All was well until they asked me to help them with their homework, which is already too difficult for them because it’s impossible. Sample question from a student workbook: “Lisa, please put the _____ on the table!” a. flower, b. book, c. pencil case, d. glass. D’oh.


Selamat Berpuasa

Or: Socrates is an ugly person

Wow, it’s Ramadan. You can read Colleen’s blog for her well-written description of what the daily routine is like. I like the title of the post.  http://adventuresofyoungcolleen.blogspot.com/2010/08/ramadan-2-stuff-yourself-at-330-am.html

So, I’ve got the past two (and a half) days without eating or drinking from about 4 am to 5:30 pm. It’s easy to go without food but not drinking water is a shocker. I realized after the first day that those 14 or so hours was the longest period of time in my entire, entire waking life that I hadn’t at least had a sip of water. HAUS! Indonesia is hot! I am foreign!

Berbuka (opening of the fast) is a real treat. That first sip is grand, especially if it’s sweetened with melon syrup or if it’s a spoonful of liquid from es buah. Or if it’s sweet vanilla coconut milk. I know the deliciousness of it all and the satisfaction of opening the fast isn’t the point, but it’s still pretty great.

I asked my counterpart to explain why Muslim people fast. I’ve asked many questions about Islam to various different Muslims here in Indonesia, often only to receive unclear answers and sometimes to be told flat-out that the answer to my question is unknown (to the person I’m asking). Bu Heri said that fasting was required of every Muslim and that it’s healthy for your digestion, but if I wanted more precise information about what the Qur’an says I’d have to ask one of the religion teachers at school. Interesting. I took her advice and talked to Pak Labib, who said that fasting is a way to help us realize how poor people feel when they experience hunger and thirst and that it’s also a chance for us to supplicate ourselves before Allah and demonstrate our fear of him. With a slight smile and bright eyes, he described the beauty of the language of the Qur’an and how it inspires strength in those who follow Islam and participate in the fasting month.

I love hearing practitioners’ opinions or explanations about their religious practices and this often makes me appear like an exceptionally silly or ignorant foreigner because I ask seemingly silly questions (“Why do Muslims fast? Why do Muslim women wear jilbabs? Why don’t Muslims eat pigs or keep dogs for pets?”), but hearing people explain—or realizing that they can’t explain—is fascinating to me. I know I’m not supposed to be an anthropologist while I’m here, but I can’t help doing a little participant-observer business. I’m often surprised by what I hear, too; last week I asked Bu Heri and her husband their opinions on the full jilbab (cadar) that covers everthing but the eyes (not quite the same as a burqa) and she said it keeps your face clean. Her husband said “Yeah, it’s great because she can check out whoever she wants but doesn’t have to get checked out herself.” His is undoubtedly a complicated if not loaded reply for lots of reasons but it certainly wasn’t what I expected to hear.



English class again! Twenty-five kids came over this time. More than a few of them had never had an English class before, and two little boys who haven’t yet learned to read or spell just practiced writing their names with big markers after I demonstrated how to spell them.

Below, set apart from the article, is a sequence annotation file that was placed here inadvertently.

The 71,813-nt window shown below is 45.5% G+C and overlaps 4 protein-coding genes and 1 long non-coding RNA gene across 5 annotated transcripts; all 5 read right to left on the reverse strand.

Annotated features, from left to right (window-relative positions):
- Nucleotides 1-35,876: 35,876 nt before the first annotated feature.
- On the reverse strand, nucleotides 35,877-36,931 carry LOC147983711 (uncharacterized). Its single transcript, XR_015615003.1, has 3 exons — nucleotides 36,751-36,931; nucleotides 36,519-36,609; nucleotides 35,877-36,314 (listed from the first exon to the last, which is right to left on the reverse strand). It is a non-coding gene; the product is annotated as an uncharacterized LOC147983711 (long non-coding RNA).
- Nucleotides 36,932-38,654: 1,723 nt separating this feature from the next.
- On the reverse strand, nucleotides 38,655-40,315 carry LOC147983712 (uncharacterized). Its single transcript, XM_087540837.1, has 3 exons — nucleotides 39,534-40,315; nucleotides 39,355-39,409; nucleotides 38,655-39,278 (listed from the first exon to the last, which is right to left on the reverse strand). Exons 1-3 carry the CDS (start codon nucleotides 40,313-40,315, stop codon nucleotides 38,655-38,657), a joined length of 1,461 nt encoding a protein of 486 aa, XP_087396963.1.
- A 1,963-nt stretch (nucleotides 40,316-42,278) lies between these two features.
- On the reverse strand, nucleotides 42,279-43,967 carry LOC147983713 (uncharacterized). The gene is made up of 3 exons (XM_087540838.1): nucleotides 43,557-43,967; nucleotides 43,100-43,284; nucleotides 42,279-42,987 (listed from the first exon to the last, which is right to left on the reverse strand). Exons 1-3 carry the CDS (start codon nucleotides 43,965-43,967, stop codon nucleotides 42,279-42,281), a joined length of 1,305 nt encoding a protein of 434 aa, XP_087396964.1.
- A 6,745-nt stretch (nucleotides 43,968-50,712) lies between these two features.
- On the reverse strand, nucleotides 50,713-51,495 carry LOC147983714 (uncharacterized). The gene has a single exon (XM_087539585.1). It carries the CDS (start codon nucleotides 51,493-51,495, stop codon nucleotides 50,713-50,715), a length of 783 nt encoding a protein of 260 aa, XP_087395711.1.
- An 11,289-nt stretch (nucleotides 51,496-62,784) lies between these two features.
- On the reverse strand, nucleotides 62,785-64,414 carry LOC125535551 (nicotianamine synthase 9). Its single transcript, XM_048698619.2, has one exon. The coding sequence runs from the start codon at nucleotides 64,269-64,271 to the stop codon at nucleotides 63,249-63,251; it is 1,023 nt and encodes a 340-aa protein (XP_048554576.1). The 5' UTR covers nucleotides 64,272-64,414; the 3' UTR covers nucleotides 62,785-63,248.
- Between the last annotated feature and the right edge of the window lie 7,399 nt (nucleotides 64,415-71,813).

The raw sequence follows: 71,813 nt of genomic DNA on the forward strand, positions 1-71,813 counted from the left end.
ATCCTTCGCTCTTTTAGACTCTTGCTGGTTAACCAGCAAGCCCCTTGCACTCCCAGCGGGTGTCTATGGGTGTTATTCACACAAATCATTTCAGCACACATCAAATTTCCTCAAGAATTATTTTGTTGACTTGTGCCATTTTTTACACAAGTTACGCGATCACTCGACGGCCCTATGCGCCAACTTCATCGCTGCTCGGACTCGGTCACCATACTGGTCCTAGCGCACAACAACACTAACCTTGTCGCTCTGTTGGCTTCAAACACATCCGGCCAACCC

I am sitting in a classroom at my school engulfed in utter silence as 300 people—mostly teenagers—pray, just outside the door. Five seconds ago the imam was giving the call to prayer and rattling my brains while the students were running, laughing, shouting, and dashing about noisily in their preparations. Now, a sudden silence. The tops of their heads are visible through the classroom windows and disappear as their owners bow to pray. They bob up and down again in waves, silent. The trees sway in the same rhythm but are somehow boisterous; a silence of liberation.

O Toha

My student with special needs, Toha… today, he and I were making sentences from words on tiny slips of cardboard and his read “He play meatball.” I asked him to translate… “Dia permainan bakso.” He cracked up and quickly fixed his error. It was the first time I had seen him smile– let alone laugh– and the interesting part was that not five minutes earlier I had thought to myself, “If Toha is happy while he’s learning English, I don’t really care if he knows the difference between subject and object pronouns, or if he ever uses English outside of class, or if his verbs and subjects agree. If he’s happy (and learning some critical thinking skills), I’ll be happy.” He play meatballs.

The Rims Indeed The Rims


Iris in the Sunlight

Horror, anxiety, frustration, calm elation, beaming positivity, mind-melting rage, uncertainty, shame, oneness, inadequacy, satisfaction, hope, intense love. In that order, the prevailing hourly emotions of the day…

…I woke up this morning after a terrible nightmare that has twice appeared in my nightly mental Cineplex since mid-March. I have many rational fears about increased vulnerability arising from being am a young, foreign female. I’m not tormented but I’m not oblivious to reality. I spend so much of my waking time being brave and creative that my dreams are sometimes violent, abnormal, and expressive of my insecurities/fears (which are related to my weaknesses).

…One of the teachers at my school was a character in the nightmare. I always feel strange and uneasy seeing or meeting someone who has played a less than flattering role in my dreams for the first time after dreaming of them. This teacher happened to be the first person I saw this morning upon arriving at school.